What is the expected availability of a service API? What does a “99.9%” availability mean in the context of a service’s operation? What can a service client expect, what about a customer? Continuing from our prior post in January, let’s know discuss some aspects of using these percentage values in the context of how to guarantee availability.

The following discussion covers why reliability derived from redundancy is one of the best tools available in our context to improve system availability. We’ll set the stage by discussing availability, limits to it, and then discuss the need for redundancy with a brief example. The discussion here largely revolves around Microsoft Azure, but similar thinking can be applied to other cloud providers or on premises scenarios.


The measurement of a component’s availability is the expected uptime divided by the sum total of expected uptime and expected downtime. It is an expression that indicates the likelihood that a system will be usable at some given time. Developing measures of availability is a different topic. For now let’s set the context for a reliability discussion with the following concepts:

  • Availability of the system may be higher than the availability of an individual component assuming that the components in the system do not share failure modes.
  • Any system of sufficient complexity may have failure modes that result in differing levels of availability for different functionality
  • Components that have shared failure modes within a system place an upper limit on the total availability of the system.
  • Companies typically care most about the availability of system features used by customers.

We will not give a mathematical treatment here, but some may notice that most of these statements are based on boolean probability.

Limits to availability

Unfortunately we cannot control everything. Lightning strikes happen, power utilities fail, and backup electrical equipment fails. All three of these things occurred in 2012 to AWS causing a small piece of US East 1 to shut down for 10 minutes. The example illustrates that 100% availability of all components of a system is unrealistic even in organizations with complete control over physical hardware and data centers.

Microsoft offers a SLA with credits for failure to meet it on many services. This SLA offers insight into what level of service might be expected out of different Azure products.

  • In the case of virtual machines, the offered level of availability of connectivity to any single virtual machine is 99.9%. Furthermore, they offer for two virtual machines in two different availability zones in a region that you will be able to connect to at least one of them 99.99% of the time. Microsoft’s own SLA is expressed in terms of the above concepts.
  • CosmosDB comes with a 99.99% availability SLA for many facets of the system and, when deployed in multiple regions, it increases to 99.999% for read/write operations.
  • Microsoft Azure Traffic Manager, used to provide DNS naming services, has a SLA of 99.99% availability of providing a valid response to a DNS query.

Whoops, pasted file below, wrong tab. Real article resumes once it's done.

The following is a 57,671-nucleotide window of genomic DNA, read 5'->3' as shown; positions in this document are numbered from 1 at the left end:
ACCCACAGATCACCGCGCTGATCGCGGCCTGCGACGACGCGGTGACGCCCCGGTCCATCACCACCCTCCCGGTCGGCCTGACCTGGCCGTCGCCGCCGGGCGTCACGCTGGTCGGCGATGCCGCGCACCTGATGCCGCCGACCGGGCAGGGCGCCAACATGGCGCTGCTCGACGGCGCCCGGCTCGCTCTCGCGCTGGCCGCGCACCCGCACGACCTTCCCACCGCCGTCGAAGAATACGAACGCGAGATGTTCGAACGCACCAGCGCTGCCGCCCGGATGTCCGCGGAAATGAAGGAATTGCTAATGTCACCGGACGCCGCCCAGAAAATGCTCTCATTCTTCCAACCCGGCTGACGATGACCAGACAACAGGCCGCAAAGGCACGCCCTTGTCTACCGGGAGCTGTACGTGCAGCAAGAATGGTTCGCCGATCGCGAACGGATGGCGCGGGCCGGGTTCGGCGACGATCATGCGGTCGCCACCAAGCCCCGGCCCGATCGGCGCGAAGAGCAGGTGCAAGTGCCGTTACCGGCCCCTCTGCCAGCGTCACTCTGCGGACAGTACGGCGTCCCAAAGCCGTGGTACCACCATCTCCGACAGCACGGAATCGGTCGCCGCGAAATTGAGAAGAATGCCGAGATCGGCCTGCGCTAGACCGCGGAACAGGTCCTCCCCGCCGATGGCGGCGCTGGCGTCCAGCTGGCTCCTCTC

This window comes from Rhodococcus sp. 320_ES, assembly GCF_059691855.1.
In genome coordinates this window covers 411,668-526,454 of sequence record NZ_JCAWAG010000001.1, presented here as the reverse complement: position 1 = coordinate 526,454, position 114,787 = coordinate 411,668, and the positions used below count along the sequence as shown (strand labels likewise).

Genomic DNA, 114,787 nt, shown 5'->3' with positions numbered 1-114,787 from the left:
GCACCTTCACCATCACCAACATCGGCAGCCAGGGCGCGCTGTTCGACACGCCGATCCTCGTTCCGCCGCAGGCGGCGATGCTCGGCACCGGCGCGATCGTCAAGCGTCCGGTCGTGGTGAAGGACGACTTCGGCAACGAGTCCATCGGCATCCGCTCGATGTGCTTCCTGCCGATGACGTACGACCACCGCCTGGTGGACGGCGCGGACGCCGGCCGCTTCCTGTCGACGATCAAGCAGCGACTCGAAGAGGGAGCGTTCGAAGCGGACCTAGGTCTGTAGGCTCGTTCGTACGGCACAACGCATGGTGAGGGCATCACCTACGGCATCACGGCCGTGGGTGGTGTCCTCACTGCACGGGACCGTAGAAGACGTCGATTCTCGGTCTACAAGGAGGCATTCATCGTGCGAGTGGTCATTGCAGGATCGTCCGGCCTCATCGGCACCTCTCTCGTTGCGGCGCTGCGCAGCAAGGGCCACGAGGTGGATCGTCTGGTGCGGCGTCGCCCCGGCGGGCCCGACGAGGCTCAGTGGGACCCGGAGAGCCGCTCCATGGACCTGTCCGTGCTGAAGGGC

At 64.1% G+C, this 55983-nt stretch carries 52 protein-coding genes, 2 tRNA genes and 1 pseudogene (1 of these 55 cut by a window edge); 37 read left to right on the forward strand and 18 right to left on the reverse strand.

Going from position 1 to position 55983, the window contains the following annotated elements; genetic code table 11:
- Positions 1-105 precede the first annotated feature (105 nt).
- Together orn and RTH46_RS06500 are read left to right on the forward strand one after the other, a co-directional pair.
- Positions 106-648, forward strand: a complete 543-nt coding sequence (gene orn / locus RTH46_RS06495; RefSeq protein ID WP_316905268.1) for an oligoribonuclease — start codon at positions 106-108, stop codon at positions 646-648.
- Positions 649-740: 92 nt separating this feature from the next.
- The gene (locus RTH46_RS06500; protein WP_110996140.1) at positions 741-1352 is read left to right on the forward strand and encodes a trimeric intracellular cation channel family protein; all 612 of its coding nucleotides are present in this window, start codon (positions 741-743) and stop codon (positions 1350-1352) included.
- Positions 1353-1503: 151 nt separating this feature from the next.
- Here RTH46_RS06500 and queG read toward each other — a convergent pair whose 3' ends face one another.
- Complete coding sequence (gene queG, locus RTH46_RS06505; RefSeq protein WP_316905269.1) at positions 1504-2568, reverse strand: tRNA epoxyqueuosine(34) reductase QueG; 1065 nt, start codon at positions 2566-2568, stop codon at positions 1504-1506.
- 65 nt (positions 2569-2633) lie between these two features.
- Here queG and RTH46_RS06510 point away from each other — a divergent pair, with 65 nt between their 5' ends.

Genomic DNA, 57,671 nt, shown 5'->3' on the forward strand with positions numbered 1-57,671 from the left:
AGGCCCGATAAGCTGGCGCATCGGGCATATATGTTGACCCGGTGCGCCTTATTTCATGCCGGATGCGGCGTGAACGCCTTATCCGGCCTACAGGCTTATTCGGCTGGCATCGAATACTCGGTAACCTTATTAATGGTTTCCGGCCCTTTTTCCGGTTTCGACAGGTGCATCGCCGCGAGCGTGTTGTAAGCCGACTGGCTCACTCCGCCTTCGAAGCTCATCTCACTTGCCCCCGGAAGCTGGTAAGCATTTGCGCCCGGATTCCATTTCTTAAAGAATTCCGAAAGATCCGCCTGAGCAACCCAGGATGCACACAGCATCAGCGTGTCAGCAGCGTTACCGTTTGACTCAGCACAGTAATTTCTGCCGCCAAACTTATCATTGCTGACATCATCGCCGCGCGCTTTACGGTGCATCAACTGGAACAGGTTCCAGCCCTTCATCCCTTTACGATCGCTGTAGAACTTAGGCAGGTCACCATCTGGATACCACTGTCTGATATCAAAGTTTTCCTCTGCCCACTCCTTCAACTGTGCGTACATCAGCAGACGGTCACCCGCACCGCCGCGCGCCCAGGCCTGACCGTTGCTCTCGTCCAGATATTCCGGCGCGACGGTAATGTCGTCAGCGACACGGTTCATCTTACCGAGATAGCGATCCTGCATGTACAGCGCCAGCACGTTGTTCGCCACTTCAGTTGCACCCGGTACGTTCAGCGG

Consider, what is the probable availability of a customer feature which relies on both a single virtual machine and CosmosDB to provide service to the customer? Assuming that the two are truly independent then we get a customer feature availability of 99.89%. This effect is multiplicative based on the number of independent components which must succeed in order to service a request. In the case that the customer had never used our services and needs name resolution working (Traffic Manager) then the expected availability may be 99.88%.

The math gets messy quickly. For availability, suffice to say we want to avoid limits to availability in a system by following principles like loosely coupling services. Once we have minimized our dependencies to only those that are necessary then the best way to approach improving availability of the system is by improving the availability of the individual components.


Reliability and availability are closely tied. We can drive the likelihood of availability higher by using system components that are more reliable. Continuing our example from before,

The reliability of a virtual machine based solution in Azure can be improved by deploying identical, independent, copies of the system to two virtual machines in two different availability zones in a region. Per Microsoft’s guidelines the availability of that component is now 99.99% instead of 99.9%. Our solution’s final calculated availability is now 99.97%, significantly better for critical use cases than 99.88%. Referring to our earlier conclusions, the system’s availability is now higher than the availability of an individual component, a single virtual machine, but still limited by the availability of CosmosDB. Redundancy improved the overall availability of the system.

Components that run directly on Azure including applications that rely on databases, even software deployed on things like Azure Kubernetes Service (AKS), must be mindful that we have to take the offered reliability of Microsoft’s services as is. For example, we cannot ‘vet’ virtual machines to remove the unreliable hardware underneath them. Instead, we must start with the assumption that underlying hosts will fail and that our main tool to improve reliability is redundancy.